Sami Bouajila, the actor who played Abdelkader, was overwhelmed by his character's journey over the course of the film. The contradictions between France's much vaunted republican values and the reality of Abdelkader's experiences in the army awakened Bouajila's nationalist consciousness. “This was the only thing worth fighting for,” he said in a documentary about the making of Indigènes, this being dignity, equality, self-respect. In fact, Abdelkader's fictional journey mirrors that of the radical Third World theorist Frantz Fanon. Born into an upper-middle-class black family in Martinique, Fanon attended a private lycée where he came under the influence of left-wing poet Aimé Césaire, an early critic of French colonialism and one of the founders of the Négritude movement. When World War II broke out, Fanon joined the Free French and fought in the European theater, earning the Croix de guerre for his bravery in battle, but came back embittered by the racism he experienced in the army—a feeling that would deepen into rage after he returned to France to study psychiatry and took up a post in Algeria. There he witnessed institutionalized injustice toward the Muslim population and came to preach violence as “a cleansing force,” the sole means through which a colonized people could overcome their inferiority complex, master their fear, set aside their despair, and reclaim their dignity. Jean-Paul Sartre heartily endorsed Fanon's manifesto,The Wretched of the Earth (1961). France needed the colonized people's rebellion to purge itself of the illness that is colonialism, he argued in his Preface to the work. “Will we recover? Yes. For violence, like Achilles' lance, can heal the wounds that it has inflicted.”
Abdelkader's encounters with racism in the army prompt acts of insubordination, one of them resulting in his arrest, but never boil over into the murderous violence that Fanon advocated. He cannot bring himself to abandon his hopes in the liberal republic that promised so much to oppressed peoples, no matter how many times those hopes are betrayed. The beauty of Indigènes is that the director, Bouchareb, brings us inside his characters' point of view. I wanted to cry at several points in the film: when the surviving soldiers in the Italian campaign raise the French flag over the carnage-strewn hillside. When they cheer at the news that they will soon be in France, chez-nous. When Abdelkader and the others are welcomed as liberators by the inhabitants of Marseille. “I free a country and it's my country. Even if I've never seen it before. It's my country,” Saïd says with awe, as if trying to convince himself that it's true. More than half a century later, Bouchareb found that same mixture of gratitude, pride, and disbelief among the North African veterans he interviewed while researching Indigènes:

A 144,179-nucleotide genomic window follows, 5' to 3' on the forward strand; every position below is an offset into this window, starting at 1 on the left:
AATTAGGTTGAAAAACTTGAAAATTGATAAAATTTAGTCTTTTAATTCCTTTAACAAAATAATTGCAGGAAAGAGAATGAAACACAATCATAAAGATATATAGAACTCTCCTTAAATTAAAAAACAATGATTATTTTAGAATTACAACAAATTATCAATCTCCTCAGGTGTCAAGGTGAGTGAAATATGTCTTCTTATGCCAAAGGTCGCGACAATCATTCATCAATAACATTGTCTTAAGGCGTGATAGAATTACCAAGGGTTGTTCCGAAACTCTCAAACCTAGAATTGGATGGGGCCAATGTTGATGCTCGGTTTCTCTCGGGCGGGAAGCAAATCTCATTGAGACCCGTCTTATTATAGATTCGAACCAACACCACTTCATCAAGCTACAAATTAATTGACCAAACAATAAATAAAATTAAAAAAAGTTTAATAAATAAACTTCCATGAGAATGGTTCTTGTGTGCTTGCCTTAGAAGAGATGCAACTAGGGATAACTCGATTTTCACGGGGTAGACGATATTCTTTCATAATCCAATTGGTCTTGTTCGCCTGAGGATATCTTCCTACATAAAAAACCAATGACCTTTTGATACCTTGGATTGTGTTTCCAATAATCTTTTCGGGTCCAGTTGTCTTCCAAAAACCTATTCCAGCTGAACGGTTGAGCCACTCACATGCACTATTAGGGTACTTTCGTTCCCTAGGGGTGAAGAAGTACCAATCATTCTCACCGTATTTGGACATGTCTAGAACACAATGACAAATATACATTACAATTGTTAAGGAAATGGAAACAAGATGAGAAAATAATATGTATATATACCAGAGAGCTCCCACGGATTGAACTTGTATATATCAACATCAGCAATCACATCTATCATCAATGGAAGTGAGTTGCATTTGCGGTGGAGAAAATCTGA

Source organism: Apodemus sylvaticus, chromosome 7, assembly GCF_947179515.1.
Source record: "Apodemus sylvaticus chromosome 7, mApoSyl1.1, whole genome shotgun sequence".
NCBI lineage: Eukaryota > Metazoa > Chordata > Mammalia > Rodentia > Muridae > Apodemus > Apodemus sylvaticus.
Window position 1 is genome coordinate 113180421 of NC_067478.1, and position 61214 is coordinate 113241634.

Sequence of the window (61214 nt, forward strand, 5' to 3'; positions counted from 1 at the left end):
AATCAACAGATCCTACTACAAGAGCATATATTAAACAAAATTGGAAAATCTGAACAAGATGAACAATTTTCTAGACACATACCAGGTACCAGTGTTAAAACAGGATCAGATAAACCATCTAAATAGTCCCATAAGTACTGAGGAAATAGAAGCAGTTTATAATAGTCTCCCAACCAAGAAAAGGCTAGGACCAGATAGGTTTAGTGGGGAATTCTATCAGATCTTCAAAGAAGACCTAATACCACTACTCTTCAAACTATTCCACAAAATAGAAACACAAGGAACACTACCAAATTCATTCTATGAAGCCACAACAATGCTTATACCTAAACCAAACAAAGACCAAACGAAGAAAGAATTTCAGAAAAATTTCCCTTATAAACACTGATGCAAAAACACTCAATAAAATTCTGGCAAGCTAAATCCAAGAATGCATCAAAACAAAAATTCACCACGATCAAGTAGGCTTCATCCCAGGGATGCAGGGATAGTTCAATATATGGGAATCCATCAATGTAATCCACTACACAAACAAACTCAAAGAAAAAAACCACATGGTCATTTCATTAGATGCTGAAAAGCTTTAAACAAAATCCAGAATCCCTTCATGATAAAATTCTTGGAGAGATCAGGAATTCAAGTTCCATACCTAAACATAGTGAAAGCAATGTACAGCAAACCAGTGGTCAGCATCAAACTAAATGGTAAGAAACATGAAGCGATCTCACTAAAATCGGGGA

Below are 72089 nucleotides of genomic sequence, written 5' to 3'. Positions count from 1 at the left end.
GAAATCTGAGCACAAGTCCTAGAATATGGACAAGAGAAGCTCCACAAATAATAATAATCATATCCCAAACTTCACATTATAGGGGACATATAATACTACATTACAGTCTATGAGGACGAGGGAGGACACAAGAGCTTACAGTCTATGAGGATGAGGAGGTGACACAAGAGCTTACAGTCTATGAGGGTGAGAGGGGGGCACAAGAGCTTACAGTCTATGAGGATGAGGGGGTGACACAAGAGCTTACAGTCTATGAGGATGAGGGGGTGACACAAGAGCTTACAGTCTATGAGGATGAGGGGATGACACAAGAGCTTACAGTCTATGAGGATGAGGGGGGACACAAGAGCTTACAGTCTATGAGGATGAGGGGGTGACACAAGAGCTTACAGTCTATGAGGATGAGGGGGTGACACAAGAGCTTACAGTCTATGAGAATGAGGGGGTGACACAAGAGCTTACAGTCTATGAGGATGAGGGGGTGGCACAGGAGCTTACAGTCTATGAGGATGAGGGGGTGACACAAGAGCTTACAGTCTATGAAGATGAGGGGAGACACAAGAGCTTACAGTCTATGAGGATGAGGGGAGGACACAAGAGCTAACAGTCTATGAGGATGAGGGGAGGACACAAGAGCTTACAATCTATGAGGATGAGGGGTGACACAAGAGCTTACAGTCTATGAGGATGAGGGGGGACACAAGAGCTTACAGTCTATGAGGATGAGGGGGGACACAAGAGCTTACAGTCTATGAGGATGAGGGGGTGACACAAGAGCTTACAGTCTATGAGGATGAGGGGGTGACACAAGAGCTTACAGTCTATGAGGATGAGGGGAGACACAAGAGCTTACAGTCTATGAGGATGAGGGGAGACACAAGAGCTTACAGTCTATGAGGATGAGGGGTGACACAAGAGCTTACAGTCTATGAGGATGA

They were heroes who were loved and welcomed with open arms! It often remains the best moment of their lives . . . Liberating a country that is theirs, the Fatherland, being welcomed the way they were by French villages, being applauded along the road . . . It has left its mark on their memories, their history, and all the injustice they've experienced since then has not erased that.
A third of the French forces that fought in World War II were from the overseas colonies. With independence, the pensions of the soldiers from France's former possessions were frozen; in 2006, French veterans received ten times more in compensation than North African veterans (€690 versus €61 per month, according to an article in The Independent). Indigènes changed that. Then-President Jacques Chirac was apparently so moved by the film that he pledged to unfreeze the pensions, although he was not moved enough to restore the colonial soldiers' back pay. But Bouchareb had a more far-reaching objective. In the wake of the October and November 2005 riots by disaffected youth, the descendants of immigrants, he sought to instill pride for the sacrifice made by their parents and grandparents. “They can now feel dignity and society must show them some respect,” he said at the film's release.
Lisa Lieberman is the author of Dirty War: Terror and Torture in French Algeria.